2019 has been a volatile year for the apparel industry as a whole. We have seen countless brands file for bankruptcy due to their inability to adapt their supply chain practices. This year, “sustainability,” has become the top buzzword, and fast-fashion turned upside down. The top story, however, has been the escalating trade war tensions between the US and China, with another round of tariffs expected to hit in December. On top of this, the United Kingdom is now being impacted by a 40% tariff on cashmere fabrics. As geopolitical uncertainty continues to dictate the future of the apparel industry, brands and retailers need to establish where their supply chain will be located in 2020.
As companies search for solutions to protect their supply chain, many legacy brands have looked to do a complete geographical overhaul while this might seem like the most logical decision, having your supply chain heavily concentrated in one part of the world leaves brands vulnerable to the effects of continually evolving geopolitical issues. “The smartest brands and retailers should be building a portfolio and a supply chain much like any financial portfolio,” Suuchi Ramesh, CEO, and Founder of Suuchi, Inc., told NASDAQ Trade Talks. “If you have your entire supply chain sitting in one country or continent, you are exposing yourself to so many risks.” Suuchi is saying that brands should be geographically diversifying their supply chains for the upcoming year as trade tensions continue to escalate.
For brands who are uncertain where their supply chains should be, here are three questions that brands should ask themselves:
1. Where are our consumers?
Thanks to the likes of Amazon Prime, which allows shoppers to receive their package in as little as 24 hours in some cases, consumers now expect nearly nonexistent lead times for desired items. Spurred on by the rise of fast-fashion in the ’90s and ’00s, brands can no longer be forecasting for a year due to extended shipping times. Brands need to understand where their top consumer bases are in order to have supply chains that are closer to the end-consumer. A local-for-local model allows for brands to beat out their competition in getting the product to the customer first. Meaning, there is also less time for consumers to go out and find alternatives that have the ability to beat you to the punch.
A tighter supply chain also allows brands to start incorporating a more in-depth sustainability initiative in their mission. By having a supply chain closer to their consumers, they are cutting back their carbon footprint. There will be fewer emissions during the shipping process, the ability to produce nearly on-demand, and less wasted inventory in landfills. All of this can go into a brand’s story and mission, which can also allow for products to be sold at a higher price point.
2. How are we hedging our risks?
As mentioned earlier, the smartest brands will have diversified their supply chain portfolio just as they would with any other financial portfolio. Companies whom have multiple established partnerships and, the right supply chain technology, catch any issues early to come up with solutions. If all of your eggs are in one basket, you are unable to quickly react to issues and have to spend time and money finding new options. If a company has not built a supply chain to stand the constant evolution of trends, geopolitical tensions, and is untraceable, then the supply chain has not been properly constructed. Retailers and brands will need a network that they can rely on to be able to evolve across all potential changes.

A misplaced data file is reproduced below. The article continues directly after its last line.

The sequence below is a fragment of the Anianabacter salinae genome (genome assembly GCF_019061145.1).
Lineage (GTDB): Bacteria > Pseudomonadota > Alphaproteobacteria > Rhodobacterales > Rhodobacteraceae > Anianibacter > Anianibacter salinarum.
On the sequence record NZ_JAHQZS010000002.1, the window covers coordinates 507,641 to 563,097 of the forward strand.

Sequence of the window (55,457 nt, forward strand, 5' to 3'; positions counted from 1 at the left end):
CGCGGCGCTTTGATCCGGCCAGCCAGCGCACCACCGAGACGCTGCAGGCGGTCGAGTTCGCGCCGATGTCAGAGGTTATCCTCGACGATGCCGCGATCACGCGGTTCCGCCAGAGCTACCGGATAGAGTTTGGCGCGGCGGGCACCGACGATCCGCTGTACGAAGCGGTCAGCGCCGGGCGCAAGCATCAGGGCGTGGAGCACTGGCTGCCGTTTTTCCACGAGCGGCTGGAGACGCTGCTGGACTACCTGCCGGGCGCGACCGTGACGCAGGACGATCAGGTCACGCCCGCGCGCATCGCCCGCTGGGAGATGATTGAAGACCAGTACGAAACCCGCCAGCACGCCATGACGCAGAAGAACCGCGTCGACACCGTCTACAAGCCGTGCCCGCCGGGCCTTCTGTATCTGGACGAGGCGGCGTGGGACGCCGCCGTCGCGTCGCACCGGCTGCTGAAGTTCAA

This portfolio also allows companies to have the ability to easily test and scale across multiple product categories. The ability to keep up with influencer culture where trends can change overnight is key to survival in today’s fashion industry. Brands need to have the ability to change their course of action to execute on new product ranges in a moment’s notice. Whether this is through custom development or white-label options, they need to have partnerships that help them be two steps ahead of the rest of the industry.
3. What partners will allow for the highest ROI?
Every aspect of the supply chain adds up to how much money a company will make. If all of the partners in your supply chain are not carefully curated and vetted, you’re still at risk of extreme supply chain uncertainty. Taking the time to cultivate long-term relationships with your factories and vendors has been proven to double revenue and increase speed-to-market. When developing these relationships companies should look for a network of partners that allows for flexibility across categories, batch size, and the solutions offered.
Ultimately, making the right supply chain decisions from geographical location to the strongest partners across all of your brand’s needs requires the insight into your supply chain data. Through innovative technologies, brands can use the information that they already possess to make the most informed decisions. As we move closer to 2020, the top fashion companies need to make the move now to be in the right locations for continued success.